January 2016 — I wrote and released a draft publication called, A Green Lifestyle Recipe Book (paperback, 5.5×8.5, 135 pages, ISBN: 978-0-692-58700-3).
Shortly after that was published, I found an amazing editor to take that draft publication to the next level.
May of 2017 — Recipe For A Green Life was published (paperback, 7×10, first edition, 470 pages, ISBN: 978-0-692-79614-6).
After the paperback was published I pursued getting it into E-book format. There were a lot of challenges to that, (a year’s worth) which I won’t get into here, but that led to the next big step…
May of 2018 — Recipe For A Green Life: A Holistic Sustainable Living Handbook & Recipe Book, 2nd edition premiered in E-book format.
And finally, August of 2018 — the second edition of Recipe For A Green Life: A Holistic Sustainable Living Handbook & Recipe Book (7×10, 2nd edition, 488 pages, ISBN: 978-0-692-11083-6) was released in paperback with a new cover and all the updates!
That was the biggest, most demanding project I have ever worked on! 10,000s+ of hours went into it, over-time without pay, and many things I have passion to do went on the back burner for so long. Making note of these facts, I looked at the result–what I accomplished, and I feel it was worth it! It has been pure joy and relief to be done with the writing, research, editing, formatting, and publishing for this huge undertaking. Saying I am really pleased with the final outcome and what the book has become is an understatement. It isn’t perfect, but it is the best I could possibly do, and it is done! 🙂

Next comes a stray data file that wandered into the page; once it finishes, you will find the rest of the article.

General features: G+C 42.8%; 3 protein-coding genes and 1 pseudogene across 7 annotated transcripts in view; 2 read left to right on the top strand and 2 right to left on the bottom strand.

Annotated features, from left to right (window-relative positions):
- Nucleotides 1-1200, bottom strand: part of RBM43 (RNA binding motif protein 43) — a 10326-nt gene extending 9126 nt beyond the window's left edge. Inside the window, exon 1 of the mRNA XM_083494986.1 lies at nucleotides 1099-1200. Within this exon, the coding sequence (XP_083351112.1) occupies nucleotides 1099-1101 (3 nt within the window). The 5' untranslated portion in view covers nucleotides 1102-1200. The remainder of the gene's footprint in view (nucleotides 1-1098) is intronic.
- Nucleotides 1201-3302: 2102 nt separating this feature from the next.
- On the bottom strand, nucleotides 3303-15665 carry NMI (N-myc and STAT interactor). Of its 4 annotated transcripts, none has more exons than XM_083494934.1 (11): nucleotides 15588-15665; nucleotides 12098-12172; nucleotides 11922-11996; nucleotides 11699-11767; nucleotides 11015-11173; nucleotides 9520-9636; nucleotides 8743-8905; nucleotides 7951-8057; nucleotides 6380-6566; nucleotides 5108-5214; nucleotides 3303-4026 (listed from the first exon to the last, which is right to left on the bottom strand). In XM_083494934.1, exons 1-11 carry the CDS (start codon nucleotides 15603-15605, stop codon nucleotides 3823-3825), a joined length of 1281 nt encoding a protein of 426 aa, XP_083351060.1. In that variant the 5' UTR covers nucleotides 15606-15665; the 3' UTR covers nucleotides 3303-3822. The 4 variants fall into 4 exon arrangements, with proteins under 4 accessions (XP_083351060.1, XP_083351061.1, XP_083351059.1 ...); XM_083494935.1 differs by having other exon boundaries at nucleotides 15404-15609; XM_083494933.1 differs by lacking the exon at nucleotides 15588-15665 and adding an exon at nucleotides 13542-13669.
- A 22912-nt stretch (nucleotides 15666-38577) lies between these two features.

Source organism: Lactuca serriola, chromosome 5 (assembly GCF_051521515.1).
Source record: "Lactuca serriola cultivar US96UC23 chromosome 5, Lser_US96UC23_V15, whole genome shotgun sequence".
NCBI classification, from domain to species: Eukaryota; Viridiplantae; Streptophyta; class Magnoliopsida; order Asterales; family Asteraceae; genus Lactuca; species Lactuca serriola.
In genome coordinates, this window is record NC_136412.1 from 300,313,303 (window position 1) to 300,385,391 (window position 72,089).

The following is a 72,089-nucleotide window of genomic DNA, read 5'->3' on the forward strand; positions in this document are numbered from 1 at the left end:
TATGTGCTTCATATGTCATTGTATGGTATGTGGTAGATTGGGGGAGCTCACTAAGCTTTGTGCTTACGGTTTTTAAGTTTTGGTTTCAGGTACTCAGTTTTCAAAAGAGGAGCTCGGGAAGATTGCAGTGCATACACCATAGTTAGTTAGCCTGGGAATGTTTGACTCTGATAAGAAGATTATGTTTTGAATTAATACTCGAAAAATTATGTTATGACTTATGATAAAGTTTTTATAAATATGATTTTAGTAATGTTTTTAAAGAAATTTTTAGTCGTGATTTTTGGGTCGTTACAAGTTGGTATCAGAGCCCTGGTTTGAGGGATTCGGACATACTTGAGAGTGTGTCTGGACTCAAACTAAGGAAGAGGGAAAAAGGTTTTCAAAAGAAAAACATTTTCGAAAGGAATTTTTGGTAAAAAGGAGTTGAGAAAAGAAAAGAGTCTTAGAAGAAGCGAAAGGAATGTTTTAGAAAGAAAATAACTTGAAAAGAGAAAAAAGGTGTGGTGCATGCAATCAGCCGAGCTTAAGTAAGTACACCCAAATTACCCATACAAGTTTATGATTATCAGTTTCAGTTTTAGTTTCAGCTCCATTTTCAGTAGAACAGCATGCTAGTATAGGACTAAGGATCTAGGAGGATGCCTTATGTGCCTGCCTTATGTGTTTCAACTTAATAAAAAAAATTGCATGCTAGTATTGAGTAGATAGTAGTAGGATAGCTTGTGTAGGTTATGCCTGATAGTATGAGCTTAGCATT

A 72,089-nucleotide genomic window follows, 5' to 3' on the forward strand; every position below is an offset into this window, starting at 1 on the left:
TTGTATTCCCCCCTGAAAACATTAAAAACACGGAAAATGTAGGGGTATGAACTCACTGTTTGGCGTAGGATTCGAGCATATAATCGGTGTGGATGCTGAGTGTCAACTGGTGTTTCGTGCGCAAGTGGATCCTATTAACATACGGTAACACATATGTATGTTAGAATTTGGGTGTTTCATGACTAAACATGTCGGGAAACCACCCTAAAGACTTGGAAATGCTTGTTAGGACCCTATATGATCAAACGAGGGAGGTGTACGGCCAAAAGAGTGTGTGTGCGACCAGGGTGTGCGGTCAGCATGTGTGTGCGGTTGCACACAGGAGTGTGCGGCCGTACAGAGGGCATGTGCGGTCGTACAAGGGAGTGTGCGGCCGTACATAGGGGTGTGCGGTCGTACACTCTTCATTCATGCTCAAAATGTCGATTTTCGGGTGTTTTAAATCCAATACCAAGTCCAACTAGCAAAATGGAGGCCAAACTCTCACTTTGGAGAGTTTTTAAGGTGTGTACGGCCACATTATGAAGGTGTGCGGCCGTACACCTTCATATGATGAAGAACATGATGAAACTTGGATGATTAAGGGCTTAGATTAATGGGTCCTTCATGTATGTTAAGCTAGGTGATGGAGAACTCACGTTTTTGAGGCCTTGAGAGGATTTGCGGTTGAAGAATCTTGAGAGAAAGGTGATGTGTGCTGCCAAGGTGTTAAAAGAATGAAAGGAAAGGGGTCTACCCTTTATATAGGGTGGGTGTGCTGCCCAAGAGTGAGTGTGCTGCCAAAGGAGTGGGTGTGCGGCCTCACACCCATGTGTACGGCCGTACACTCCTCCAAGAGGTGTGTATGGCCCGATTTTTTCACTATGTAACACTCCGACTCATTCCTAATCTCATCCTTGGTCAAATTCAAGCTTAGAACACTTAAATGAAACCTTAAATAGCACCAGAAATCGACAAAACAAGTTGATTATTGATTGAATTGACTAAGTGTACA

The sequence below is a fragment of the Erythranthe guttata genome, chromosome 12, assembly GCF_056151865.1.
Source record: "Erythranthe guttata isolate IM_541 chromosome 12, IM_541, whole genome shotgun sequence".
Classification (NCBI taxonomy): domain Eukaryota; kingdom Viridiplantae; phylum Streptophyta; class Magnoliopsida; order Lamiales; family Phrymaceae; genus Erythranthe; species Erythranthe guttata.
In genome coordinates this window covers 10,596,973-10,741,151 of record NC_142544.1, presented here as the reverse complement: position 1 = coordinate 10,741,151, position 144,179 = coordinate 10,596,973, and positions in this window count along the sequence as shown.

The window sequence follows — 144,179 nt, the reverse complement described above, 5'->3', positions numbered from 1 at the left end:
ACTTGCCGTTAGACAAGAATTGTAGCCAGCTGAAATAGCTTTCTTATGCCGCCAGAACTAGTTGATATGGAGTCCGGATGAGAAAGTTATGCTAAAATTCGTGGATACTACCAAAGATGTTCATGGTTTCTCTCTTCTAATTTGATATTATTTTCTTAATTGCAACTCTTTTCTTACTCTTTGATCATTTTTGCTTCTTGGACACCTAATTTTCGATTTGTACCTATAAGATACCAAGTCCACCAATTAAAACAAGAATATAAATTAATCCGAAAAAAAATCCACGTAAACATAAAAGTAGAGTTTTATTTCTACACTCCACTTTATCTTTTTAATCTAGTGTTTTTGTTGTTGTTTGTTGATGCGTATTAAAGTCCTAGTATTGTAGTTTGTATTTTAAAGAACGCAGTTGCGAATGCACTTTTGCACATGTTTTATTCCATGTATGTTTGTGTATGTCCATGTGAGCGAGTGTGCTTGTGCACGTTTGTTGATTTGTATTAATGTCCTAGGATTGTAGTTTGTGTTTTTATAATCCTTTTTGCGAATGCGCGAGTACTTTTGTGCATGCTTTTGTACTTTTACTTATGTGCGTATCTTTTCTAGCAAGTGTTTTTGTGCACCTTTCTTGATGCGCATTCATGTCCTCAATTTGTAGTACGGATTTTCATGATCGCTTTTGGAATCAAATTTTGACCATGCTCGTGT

A Key To Greater Fulfillment
It’s all in your mind, body, and present moment
Sometimes hearing someone state the obvious can be annoying. Other times, hearing someone state the obvious can be a revelation, which awakens us to a simple truth we somehow lost sight of. The details and harried pace of life too often push us into unnatural and unhealthy positions, both physically, mentally, and emotionally. We spend our days at a pace and itinerary that we may not really want or choose, despite our gifts for scheduling and pacing ourselves.
It is the old trick of life: we make plans, pursue our goals, work hard, do our best, and then life happens to us, again and again. And life doesn’t care in the least that we had plans, great plans. Life has other ideas, and they are often bigger and stronger than ours.
So much of life is what we didn’t plan, didn’t intend, don’t want, or didn’t know we wanted — and it shows up, trashing our idealized path forward. Maybe because of this, with the pressures of daily obligations and duty added in, we lose sight of simple truths, which can free us anew. Those simple truths grant us breathing room that ushers in more flexibility and adaptability, and healthier, well-rooted positions — as we keep moving towards worthy goals.